So, I’m reading Elizabeth Wurtzel’s book, More, Now, Again. I picked it up off someone’s stoop around the corner from my apartment. I was walking Chulo and Eliot, the Miniature Pinscher who shit all over our new rug this past weekend, and I saw this pile of books. Then I realized that it was the trash of someone with whom I could be very good friends.
I walked away with five books that day. Three of them were memoirs about drug addicts. The other two wore the Oprah sticker of approval. I almost grabbed one more because it was this mangled and obviously dog-chewed copy of Don’t Shoot The Dog: The New Art of Teaching and Training and I thought it was funny.
I also think this is funny:
Anyway. I love this book. It’s got super tiny print and it’s making me crazy because it’s the size of a book that I can usually get through in a day or so and this one is taking way too long. But not because I don’t love it, I do. I really, really love stories about addicts and stories about addicts recovering … or not, and stories of the outrageous things addicts do for their Drug of Choice. (It’s an industry term.) And, as I was sitting here reading I realized that I have group therapy envy.
There’s a passage about one of Elizabeth’s first days in rehab where she’s in group therapy and she describes the “feeling wheel”. In group, you discuss your issues, but you can only use six feeling words: peaceful, mad, sad, scared, joyful, powerful. I love the idea of that. I love the structure of it and the idea that I could identify my basic emotions — which I rarely do. Though I love sharing the gory details.
When I was younger I never talked to anyone about my problems. I’d cry to my friends about teenage dramas with boys I loved and who didn’t love me back, but I never talked about not having a father or having a mother who slept most of the time. When I got pregnant at 19 and didn’t know anything about the father of my fetus other than he was a sailor named Chico, I didn’t tell anyone. But that all changed when I left home. No. When I left Georgia.
I started telling my stories to almost anyone who would listen. But, they couldn’t be people who were too close to me. And their behavior had to be what I considered worse than me. Or at least as bad. I could be really honest about my drinking, say, with someone who I believed to drink as much as, if not more than, me. But, with people who were casual drinkers or who never found themselves throwing up for the entire day after a night out (or two if it was from tequila), I’d play it down, or not discuss it at all. Basically, I edited my stories based on how I believed that my listener would react.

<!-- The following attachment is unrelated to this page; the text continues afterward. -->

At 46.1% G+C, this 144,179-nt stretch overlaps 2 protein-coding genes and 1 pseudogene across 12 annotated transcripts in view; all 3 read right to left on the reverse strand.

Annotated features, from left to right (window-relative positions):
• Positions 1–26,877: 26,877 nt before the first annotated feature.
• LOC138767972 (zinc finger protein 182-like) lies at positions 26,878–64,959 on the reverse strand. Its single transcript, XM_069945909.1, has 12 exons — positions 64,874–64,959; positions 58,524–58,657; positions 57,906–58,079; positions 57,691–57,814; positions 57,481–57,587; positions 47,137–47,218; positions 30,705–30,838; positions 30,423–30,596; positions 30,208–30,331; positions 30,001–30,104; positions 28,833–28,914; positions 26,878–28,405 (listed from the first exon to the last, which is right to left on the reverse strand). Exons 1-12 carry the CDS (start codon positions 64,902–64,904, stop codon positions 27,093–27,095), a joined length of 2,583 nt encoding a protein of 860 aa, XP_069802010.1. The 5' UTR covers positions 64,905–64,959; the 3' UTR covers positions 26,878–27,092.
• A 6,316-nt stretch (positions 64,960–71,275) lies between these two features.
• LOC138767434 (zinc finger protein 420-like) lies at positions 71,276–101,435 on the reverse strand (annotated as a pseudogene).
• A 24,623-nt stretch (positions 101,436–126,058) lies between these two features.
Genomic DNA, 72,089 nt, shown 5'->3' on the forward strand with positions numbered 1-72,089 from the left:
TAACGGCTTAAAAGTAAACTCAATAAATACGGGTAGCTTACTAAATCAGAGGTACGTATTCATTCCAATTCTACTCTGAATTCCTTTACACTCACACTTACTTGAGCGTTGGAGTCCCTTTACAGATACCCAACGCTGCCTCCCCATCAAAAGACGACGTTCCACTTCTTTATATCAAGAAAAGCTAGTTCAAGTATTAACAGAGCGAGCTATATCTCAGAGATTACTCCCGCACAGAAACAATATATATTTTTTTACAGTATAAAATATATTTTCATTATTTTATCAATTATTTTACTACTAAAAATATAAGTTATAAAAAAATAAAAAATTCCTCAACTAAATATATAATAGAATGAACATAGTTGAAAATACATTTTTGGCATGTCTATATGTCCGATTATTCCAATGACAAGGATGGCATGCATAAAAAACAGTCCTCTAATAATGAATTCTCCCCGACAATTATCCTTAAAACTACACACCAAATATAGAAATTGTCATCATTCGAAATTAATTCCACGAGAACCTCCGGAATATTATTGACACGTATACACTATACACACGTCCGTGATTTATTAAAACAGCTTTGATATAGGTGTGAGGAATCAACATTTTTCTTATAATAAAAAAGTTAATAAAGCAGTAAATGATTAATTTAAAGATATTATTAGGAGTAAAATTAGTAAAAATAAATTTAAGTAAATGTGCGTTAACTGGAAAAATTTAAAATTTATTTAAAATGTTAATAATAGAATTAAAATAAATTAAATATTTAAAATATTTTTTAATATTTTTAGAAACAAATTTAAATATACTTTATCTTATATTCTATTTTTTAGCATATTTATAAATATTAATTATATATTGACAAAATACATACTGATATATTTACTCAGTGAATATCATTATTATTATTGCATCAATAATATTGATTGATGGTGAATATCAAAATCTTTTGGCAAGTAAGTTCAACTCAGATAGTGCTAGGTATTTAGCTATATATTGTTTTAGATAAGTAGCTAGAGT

It didn’t start all at once. I let things slip little by little — testing my friends to see if they still liked me after they knew shameful truths about me. Once I did it a few times, and they did still like me, I couldn’t shut up. I had packed in years and years of stories that I had covered up because I thought if anyone knew what a horror I was, they’d desert me. After that worked out, it was as if I forced more and more terrible stories onto my friends as if I were daring them. Or as if I were pushing them to abandon me — I’m not sure.
In group therapy I could tell my stories without any ulterior motives. I’d be surrounded by people just like me — at least as far as our common issue goes — and I could simply work it out. Erica’s mom stayed with us this past weekend and we got into a conversation about group therapy after she overheard me suggesting to my friend D that he get a copy of, Co-dependent No More. Turns out she knows a great program in Pennsylvania that works wonders for the co-dependent lunatics. (I know that’s redundant but I couldn’t think of another way to put it besides calling them “co-dependents” and that sounded stupid. Okay. Who am I kidding? I meant, “besides calling US “co-dependents.”)
I think I’m going. It’s a week-long program full of emotional breakdowns and stories from other people who just might have more issues than I do. Who could ask for more? It’s weird, but I get so excited thinking about possibly working through some of my shit. I mean, I’ve worked through a lot. Seriously. A. Lot. (You should have seen the list I had to get through …) But there’s so much more. And the thing is, now that I have worked through some things and I know how much better I feel about those issues, I just want to get on with it. Let’s solve more problems! And if it takes two grand and a week off of work with a bunch of mopey co-dependents and living with a (eek!) roommate, then by Smoking Baby let’s do it.